This is based a lot on personal taste. So I personally use to capitalize a only few Keywords like Setting/Unsetting Variables, Conditionals and Halting. Here are a few examples:

SET %var abc
UNSET %var

IF ((%var > 0) && (%var < 10)) {
  SET %digits 1
}
ELSEIF (%var > 9) {
  SET %digits 2
}

VAR %var = 1
WHILE (%var < 10) {
  commands
  INC %var 1
}
Again this is a personal choice but here is a list of keywords I use to capitalize:
SET, UNSET, VAR, INC, DEC, GOTO, RETURN, IF, ELSEIF, ELSEIF, WHILE, HALT, HALTDEF, BREAK, EventNames


18. Grouping Expressions  Back to Top

Giving an example of poor coding:
IF %a > %b || %a == %b echo -s $+(%,a) is %a

This code is pretty hard to read and also it would make finding an error difficult. I will explain that part a bit later.
A better coding exampe would be:

IF (%a < %b || %a == %b) <some commands>
We can do better by adding brackets to the expressions:

IF ((%a < %b) || (%a == %b)) <some commands>
The blue brackets surround each expression and the red bracket groups the whole IF expression together.


19. Using { }  Back to Top

Not bad, but would would happen if we made a mistake in the <some commands> part, like typing etc.?

Well it would give the line number of the IF, but where exactly is the error? Is it the IF part or the action taken after the IF?
We can make it easier to track it down. Look at this:


IF ((%a > %b) || (%a == %b)) {
	<some commands>
}

As you can see we added braces '{' and '}' so we can see where the IF-Block starts and ends. Also we did intend the echo line to see that it is inside the this IF-Block


20. Additional Style Tips  Back to Top

Math helps:
Math helps, believe me. Math helps a lot, it gives you a logic way of thinking. If you want to write good applications, you should be good in math. Write a single sentence every line. That means, don't use pipes (at least don't overuse them). Two reasons: It's easier to read (and faster to understand/modify) and also if you get an error, mIRC will tell you the line. If you have like 50 piped sentences in that line, it's going to be a pain to find the error. When you change something, backup your old code. Don't hard-code anything in your addons/script. Make your code as general and multi purpose as possible.

More Style Tips:
  1. Print, read and memorize mirc.hlp
  2. Use local variables. They are faster and cleaner than normal variables.
  3. Don't use variables to store settings, use an ini file, a hash table or used enable/disable groups.
  4. Use /while for loops
  5. If you use IF's and WHILE's you should use parenthesis and brackets, this is faster, easier to read, and also will tell the mIRC parser exactly what you want
  6. Use the /filter command. It's one of the best command in mIRC.
  7. Don't use 'isin' to check if something is in a list. Use $istok() instead.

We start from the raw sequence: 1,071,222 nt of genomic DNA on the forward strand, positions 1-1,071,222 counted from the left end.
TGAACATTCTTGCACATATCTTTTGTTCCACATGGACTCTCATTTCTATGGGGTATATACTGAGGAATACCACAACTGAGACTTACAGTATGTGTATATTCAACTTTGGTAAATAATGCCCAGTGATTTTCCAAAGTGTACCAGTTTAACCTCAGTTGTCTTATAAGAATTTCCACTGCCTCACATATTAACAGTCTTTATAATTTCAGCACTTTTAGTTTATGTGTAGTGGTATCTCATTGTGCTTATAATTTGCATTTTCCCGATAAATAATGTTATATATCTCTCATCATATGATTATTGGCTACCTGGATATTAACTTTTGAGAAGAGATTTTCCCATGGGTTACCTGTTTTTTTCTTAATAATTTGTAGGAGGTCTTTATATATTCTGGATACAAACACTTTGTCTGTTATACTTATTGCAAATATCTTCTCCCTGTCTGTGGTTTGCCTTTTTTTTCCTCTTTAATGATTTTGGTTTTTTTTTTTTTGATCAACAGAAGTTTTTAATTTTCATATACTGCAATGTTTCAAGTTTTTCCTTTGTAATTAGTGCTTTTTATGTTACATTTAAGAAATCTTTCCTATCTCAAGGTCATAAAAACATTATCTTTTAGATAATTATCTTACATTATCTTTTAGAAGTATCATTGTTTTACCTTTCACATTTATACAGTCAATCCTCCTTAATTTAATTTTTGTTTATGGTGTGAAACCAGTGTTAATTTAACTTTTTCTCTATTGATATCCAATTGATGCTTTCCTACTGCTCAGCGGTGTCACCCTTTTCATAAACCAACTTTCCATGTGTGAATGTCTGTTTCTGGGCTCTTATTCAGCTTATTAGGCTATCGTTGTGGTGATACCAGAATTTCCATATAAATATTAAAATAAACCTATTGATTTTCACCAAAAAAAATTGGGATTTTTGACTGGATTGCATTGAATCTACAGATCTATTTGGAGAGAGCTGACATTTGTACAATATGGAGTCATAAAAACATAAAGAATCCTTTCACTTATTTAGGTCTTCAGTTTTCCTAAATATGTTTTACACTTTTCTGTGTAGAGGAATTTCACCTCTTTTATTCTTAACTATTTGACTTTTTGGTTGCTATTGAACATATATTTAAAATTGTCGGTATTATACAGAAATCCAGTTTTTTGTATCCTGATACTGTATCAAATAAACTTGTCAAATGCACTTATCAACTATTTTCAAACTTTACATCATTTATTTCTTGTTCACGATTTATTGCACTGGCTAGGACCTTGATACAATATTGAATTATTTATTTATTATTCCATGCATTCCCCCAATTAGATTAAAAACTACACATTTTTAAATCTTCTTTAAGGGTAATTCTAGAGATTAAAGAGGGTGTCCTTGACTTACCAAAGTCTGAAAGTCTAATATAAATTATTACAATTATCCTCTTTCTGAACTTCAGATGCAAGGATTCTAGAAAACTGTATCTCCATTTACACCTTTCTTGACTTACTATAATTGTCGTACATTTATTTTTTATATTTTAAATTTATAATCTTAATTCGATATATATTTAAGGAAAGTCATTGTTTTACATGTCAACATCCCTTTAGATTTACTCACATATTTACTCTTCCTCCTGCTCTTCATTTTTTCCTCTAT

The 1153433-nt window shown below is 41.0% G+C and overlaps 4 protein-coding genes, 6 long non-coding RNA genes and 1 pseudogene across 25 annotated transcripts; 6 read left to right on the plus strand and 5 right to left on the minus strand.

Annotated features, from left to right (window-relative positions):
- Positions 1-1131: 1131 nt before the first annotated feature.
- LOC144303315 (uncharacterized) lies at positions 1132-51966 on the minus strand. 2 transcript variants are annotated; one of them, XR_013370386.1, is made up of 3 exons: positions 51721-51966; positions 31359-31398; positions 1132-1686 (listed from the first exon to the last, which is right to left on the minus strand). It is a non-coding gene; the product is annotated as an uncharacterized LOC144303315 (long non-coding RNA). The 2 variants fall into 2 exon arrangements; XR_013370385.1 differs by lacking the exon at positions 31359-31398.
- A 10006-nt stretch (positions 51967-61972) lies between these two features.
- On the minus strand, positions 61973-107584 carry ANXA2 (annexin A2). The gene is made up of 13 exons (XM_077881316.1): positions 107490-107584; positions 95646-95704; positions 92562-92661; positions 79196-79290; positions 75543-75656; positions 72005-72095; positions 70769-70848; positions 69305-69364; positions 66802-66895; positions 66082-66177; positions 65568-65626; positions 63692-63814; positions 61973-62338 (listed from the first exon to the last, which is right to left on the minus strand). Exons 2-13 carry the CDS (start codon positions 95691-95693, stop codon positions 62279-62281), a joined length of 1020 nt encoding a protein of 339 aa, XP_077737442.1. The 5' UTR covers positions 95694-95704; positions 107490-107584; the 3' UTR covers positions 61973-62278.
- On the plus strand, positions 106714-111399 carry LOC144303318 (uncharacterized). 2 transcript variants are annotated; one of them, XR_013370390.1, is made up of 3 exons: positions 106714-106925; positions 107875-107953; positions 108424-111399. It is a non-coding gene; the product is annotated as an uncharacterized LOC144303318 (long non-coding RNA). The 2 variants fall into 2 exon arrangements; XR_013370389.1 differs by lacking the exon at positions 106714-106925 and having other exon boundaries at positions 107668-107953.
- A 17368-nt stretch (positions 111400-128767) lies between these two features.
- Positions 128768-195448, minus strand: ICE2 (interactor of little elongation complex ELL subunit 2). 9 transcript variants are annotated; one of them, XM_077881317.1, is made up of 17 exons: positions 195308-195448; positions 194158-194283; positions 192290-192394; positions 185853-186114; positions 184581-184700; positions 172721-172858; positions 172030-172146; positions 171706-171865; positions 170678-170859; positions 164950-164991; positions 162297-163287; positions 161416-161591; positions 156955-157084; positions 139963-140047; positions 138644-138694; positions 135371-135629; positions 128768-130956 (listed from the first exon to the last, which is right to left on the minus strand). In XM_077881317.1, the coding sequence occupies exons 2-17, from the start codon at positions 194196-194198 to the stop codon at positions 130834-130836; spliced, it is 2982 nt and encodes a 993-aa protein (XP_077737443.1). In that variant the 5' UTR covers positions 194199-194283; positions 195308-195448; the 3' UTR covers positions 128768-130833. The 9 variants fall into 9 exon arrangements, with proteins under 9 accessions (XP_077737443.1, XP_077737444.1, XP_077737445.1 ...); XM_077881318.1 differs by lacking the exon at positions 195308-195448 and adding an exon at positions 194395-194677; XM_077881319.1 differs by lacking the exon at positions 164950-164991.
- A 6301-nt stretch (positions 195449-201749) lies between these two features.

8. If you are writing an addon, prefix %variables, #groups, timers, hash tables and dialogs with the name of your addon. If possible, also prefix your custom windows.
  9. In remote events, don't use "on 1:event:". Use "ON *:event:", it's faster and it will trigger users with named levels. If you have an "ON 1:join" event, and a user with ONLY a level called "autoop", he won't trigger that event when he/she joins the channel.
  10. Use the -n flag in $read end $readini to avoid evil evaluations
  11. Use &event and $halted in your addons to avoid conflicts.
  12. In an addon, use $scriptdir instead of $mircdir
  13. Don't use /halt in aliases, use /return if you want to exit a process and give control to the calling process. As a rule, use /halt only in events.
  14. If you are new in dialogs, you should take a look at our Dialog Tutorial to learn how and when the controls are used.
  15. Use the $colour() identifier. Remember that not everybody use your background colour.
  16. Use local aliases to avoid conflicts with other scripts.
  17. You should NEVER use brackets or timers with messages sent by remote users.
  18. Don't use $exists(), use $isfile() and $isdir() instead.
  19. If your script/addon sends tons of replies (@find, !seen, ctcp help, etc) write a queue system or the user will be easily flooded off.
  20. When working with files/directoriess, enclose them with quotes (") to handle filenames with spaces

Final Suggestions:
  1. Don't rip. Ripping is lame, it's for kiddies. If you want to use something from a script, ask the author. Always give credit for other people's work.
  2. Don't use UpPPerCaSE/loWErCaSE or Ê|| chars in your script. If you do that, only kindergarten kids will use it.
  3. Don't send colours to channels, it's very annoying and might get you kicked/banned especially in help channels.